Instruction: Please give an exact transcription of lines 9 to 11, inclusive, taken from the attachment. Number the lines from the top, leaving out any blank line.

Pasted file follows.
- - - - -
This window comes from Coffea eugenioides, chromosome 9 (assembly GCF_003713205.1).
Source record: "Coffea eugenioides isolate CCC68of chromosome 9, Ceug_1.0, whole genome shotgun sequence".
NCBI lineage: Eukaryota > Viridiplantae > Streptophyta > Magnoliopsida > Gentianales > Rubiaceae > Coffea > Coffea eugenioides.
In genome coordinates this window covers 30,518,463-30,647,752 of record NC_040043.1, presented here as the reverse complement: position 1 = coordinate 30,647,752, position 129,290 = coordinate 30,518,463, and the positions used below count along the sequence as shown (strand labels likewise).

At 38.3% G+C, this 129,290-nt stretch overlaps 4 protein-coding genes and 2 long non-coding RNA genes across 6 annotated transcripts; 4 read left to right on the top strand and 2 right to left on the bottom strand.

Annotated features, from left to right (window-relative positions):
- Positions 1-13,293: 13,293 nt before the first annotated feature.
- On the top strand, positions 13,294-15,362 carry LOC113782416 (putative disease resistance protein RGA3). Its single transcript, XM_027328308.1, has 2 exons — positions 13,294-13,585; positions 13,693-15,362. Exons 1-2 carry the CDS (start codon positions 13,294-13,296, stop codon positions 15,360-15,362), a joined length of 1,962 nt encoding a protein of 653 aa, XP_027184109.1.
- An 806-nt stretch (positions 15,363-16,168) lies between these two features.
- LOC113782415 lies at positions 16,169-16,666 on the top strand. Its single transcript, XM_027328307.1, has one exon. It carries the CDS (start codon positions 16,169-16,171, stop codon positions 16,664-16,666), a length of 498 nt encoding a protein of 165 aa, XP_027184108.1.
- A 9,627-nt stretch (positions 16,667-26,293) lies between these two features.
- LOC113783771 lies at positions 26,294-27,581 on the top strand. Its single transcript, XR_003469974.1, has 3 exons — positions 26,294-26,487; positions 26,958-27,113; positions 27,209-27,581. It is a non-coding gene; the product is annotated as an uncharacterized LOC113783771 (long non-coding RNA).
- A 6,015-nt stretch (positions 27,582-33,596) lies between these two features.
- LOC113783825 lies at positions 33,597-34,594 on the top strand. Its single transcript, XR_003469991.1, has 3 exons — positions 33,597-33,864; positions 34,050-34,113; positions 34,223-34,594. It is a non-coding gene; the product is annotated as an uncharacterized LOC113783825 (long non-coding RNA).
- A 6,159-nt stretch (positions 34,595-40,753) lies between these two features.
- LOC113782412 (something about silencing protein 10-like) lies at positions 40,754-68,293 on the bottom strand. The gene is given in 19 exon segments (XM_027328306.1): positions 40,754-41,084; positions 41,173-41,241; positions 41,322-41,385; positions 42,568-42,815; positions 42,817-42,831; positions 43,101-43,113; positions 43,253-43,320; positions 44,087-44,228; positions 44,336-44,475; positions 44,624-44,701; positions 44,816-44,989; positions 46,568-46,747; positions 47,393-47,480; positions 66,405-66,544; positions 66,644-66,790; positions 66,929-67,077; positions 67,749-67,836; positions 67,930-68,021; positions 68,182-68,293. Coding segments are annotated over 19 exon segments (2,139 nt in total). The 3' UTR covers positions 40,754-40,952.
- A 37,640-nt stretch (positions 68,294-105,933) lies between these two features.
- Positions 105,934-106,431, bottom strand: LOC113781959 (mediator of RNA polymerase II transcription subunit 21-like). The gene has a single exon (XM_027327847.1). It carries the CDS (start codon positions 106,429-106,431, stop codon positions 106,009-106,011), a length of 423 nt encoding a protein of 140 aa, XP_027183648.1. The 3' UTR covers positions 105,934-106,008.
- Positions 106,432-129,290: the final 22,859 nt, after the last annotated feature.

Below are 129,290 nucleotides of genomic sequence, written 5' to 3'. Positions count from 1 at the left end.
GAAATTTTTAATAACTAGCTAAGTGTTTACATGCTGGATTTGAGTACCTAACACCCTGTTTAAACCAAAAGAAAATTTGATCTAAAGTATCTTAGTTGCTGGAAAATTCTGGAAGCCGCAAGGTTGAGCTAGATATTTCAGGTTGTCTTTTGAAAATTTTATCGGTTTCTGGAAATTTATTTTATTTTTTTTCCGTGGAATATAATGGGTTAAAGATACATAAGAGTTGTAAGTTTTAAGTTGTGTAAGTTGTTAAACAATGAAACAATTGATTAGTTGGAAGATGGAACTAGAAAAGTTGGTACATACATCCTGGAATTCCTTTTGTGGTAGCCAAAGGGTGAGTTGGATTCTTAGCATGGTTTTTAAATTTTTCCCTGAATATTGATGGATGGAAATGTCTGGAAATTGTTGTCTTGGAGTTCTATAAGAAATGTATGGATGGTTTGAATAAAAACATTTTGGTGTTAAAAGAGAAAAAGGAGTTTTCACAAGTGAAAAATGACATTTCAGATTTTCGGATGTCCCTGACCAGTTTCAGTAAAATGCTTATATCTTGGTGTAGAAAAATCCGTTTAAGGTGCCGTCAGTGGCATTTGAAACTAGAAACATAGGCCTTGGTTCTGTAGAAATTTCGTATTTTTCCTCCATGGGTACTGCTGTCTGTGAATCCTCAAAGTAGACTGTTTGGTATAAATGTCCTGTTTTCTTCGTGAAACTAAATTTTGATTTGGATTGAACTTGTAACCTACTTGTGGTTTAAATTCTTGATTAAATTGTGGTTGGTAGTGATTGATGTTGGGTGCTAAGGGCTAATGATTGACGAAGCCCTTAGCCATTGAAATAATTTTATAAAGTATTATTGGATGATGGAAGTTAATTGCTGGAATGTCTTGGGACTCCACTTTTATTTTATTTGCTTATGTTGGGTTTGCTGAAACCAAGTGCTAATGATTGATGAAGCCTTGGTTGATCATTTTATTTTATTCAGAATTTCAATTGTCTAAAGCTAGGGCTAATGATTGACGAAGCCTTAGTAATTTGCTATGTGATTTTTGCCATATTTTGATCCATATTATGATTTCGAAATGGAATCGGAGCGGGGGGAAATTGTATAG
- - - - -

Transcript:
- An 806-nt stretch (positions 15,363-16,168) lies between these two features.
- LOC113782415 lies at positions 16,169-16,666 on the top strand. Its single transcript, XM_027328307.1, has one exon. It carries the CDS (start codon positions 16,169-16,171, stop codon positions 16,664-16,666), a length of 498 nt encoding a protein of 165 aa, XP_027184108.1.
- A 9,627-nt stretch (positions 16,667-26,293) lies between these two features.